In 2005, the first housing bank initiative on Martha’s Vineyard won support from all six Island towns. The idea was to create a bank of money for affordable housing using a transfer fee on most real estate transactions. The Martha’s Vineyard Land Bank was the model.

But despite overwhelming support from voters and the Vineyard real estate community, the effort failed in the state legislature after the Massachusetts Association of Realtors lobbied against it.

At the time, the median home sale price on the Vineyard was approximately $500,000. That was then. This is now. Median home sale prices are over $1 million; our pandemic-inspired real estate boom has fueled major increases. The need is greater than ever. Meanwhile, there is a dramatically different political climate in the commonwealth and the position of statewide Realtors appears to have softened. Nantucket, Provincetown, Boston, Somerville, Brookline, and Concord have all passed home rule petitions to create housing banks. All are based on transfer fees like the land bank. A coalition of these communities has formed — and we’re joining them to begin the process of establishing an Islandwide housing bank modeled after our successful land bank. We are the Coalition to Create The Martha’s Vineyard Housing Bank.

Our group of several dozen is broadly representative of the Island community. Among our ranks you’ll find selectmen, town affordable housing committee members, county commissioners, business leaders, real estate brokers, young professionals, housing activists and those in need of housing. To date we have formed a steering committee co-chaired by Julie Fay, former Martha’s Vineyard Community Services executive director, and Arielle Faria, current administrator of the Edgartown affordable housing committee and a resident of the new Scott’s Grove apartments in West Tisbury. They are supported by a diverse cross-section of young and old Islanders from every town.

To meet the goals of the housing production plans created by the six towns in 2018, we need to secure stable housing for hundreds of Island families, couples and individuals, using both existing housing stock and new development. This work will require a long-term funding mechanism.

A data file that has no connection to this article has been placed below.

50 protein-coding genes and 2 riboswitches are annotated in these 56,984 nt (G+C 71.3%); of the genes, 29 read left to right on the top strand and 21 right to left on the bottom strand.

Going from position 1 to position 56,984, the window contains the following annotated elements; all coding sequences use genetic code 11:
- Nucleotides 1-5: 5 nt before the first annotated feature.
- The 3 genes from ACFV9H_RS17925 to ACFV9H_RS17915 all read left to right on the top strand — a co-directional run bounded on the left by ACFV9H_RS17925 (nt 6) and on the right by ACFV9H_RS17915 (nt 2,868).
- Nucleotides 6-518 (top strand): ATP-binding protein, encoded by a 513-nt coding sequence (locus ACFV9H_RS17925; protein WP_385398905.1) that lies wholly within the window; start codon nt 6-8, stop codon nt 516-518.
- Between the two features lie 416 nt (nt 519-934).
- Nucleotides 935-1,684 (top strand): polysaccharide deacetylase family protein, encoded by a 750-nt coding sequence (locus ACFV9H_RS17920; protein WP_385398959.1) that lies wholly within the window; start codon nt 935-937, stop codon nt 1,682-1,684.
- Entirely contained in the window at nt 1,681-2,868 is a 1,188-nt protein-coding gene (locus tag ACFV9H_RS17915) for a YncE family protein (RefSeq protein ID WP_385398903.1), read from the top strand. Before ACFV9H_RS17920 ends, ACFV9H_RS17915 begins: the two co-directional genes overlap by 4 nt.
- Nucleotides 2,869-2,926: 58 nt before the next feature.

The new housing bank will be modeled after the existing land bank, with some differences. The most substantive divergences are likely to be:

• That the housing bank will respond to proposals and grant funds for projects rather than purchasing and managing property;

• The exemption level will be significantly higher than the land bank’s.

As a new transfer fee paid by the buyers, no identifiable group of people (besides the pool of unidentified future buyers) will be adversely affected — and because this would be an entirely new funding source, it would not tap into or alter existing funding streams like the short-term rental tax or Community Preservation Act funds.

During the first half of 2021, we will meet with affordable housing committees, selectmen, finance committees and planning boards in all six towns. We will form housing bank committees in each town and design the new housing bank, decide the amount of transfer fee, home sales that will be exempt, who will be served, and how the funds will be used. In the time that follows, we expect to create warrant articles in all six towns and bring them to spring 2022 town meetings. If we are successful, we will bring a Martha’s Vineyard housing bank home rule petition to the state legislature, where its fate will be determined by our elected representatives. At that point, if it passes, our job will be done and those empowered to run the housing bank will take over.

We’re determined to make this happen and are passionately committed to a highly inclusive deliberate process. The land bank, which was the result of an effort just like this one, has successfully enhanced the Island’s conservation and public access to land for the past 30 years. It works. We need an Islandwide housing bank to complement it. There’s no need to reinvent the wheel! Together, we can get this done.

To get involved, email, or follow along at @ccmvhb. The other steering committee members are John Abrams, Kimberly Angell Makenzie Brookes, Caitlin Burbidge, Stan McMullen, Elaine Miller, Lucy Morrison, Juliet Mulinare, Doug Ruskin, Christine Todd and Abbie Zell.